Navigation:  PRS Essential Reference > Document Management > Document Search Tool >

Words and Phrases

Previous pageReturn to chapter overviewNext page

Here's how the PRS Document Indexer manages search text:



The Document Indexer doesn't distinguish between uppercase letters and lowercase letters. A search for HoLiDay will return all documents that contain the word holiday or Holiday.


Words and Punctuation

The Indexer treats every documents as a sequence of terms. A term in this context is any string of letters and digits delimited either by punctuation, non alphanumeric characters or white space (spaces, tabs, ends of lines).


To be a word, a string does not have to be spelled correctly or be included in any dictionary. All that is required is that someone typed it as a single word in a document. Thus, the following are words if they appear delimited in a document: 300ZX, 602e21, WWW, HTTP.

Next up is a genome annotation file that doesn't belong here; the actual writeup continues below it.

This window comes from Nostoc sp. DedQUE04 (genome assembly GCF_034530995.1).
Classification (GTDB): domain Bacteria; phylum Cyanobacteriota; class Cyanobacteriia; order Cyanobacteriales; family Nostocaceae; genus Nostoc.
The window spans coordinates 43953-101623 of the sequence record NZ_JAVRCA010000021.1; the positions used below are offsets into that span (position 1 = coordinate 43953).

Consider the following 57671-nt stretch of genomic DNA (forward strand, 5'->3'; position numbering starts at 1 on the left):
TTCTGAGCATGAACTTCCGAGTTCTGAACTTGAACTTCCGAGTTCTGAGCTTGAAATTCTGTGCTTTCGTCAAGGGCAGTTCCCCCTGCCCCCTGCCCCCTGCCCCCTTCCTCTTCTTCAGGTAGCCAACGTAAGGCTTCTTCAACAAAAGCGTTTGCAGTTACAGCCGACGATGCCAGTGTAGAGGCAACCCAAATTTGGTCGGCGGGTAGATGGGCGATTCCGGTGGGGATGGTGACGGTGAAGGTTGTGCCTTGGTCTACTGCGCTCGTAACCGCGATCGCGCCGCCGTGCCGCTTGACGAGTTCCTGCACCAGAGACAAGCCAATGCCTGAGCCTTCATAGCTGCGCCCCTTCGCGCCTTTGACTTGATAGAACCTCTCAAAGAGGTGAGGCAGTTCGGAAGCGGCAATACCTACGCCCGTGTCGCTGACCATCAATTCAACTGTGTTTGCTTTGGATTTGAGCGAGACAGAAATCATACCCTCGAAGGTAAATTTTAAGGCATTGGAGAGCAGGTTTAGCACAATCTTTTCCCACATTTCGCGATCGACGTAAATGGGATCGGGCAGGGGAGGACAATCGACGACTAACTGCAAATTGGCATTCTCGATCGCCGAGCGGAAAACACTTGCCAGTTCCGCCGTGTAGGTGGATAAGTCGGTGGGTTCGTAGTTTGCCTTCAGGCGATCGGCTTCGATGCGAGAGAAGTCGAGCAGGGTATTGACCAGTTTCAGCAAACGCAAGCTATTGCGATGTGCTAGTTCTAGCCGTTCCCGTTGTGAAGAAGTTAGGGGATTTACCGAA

In some common constructs non alphanumeric characters are included in the term, the following examples are treated as single terms:





Leading a trailing punctuation is always stripped so that C++ and .NET are stored as c and net.



A phrase is a string of words that are contiguous in a document, although they may be separated by any amount of white space or punctuation. They do not have to make sense grammatically; they just have to occur in a document as a contiguous sequence of words. For example:


President of the U.S.A. (4-word phrase) (2-word phrase)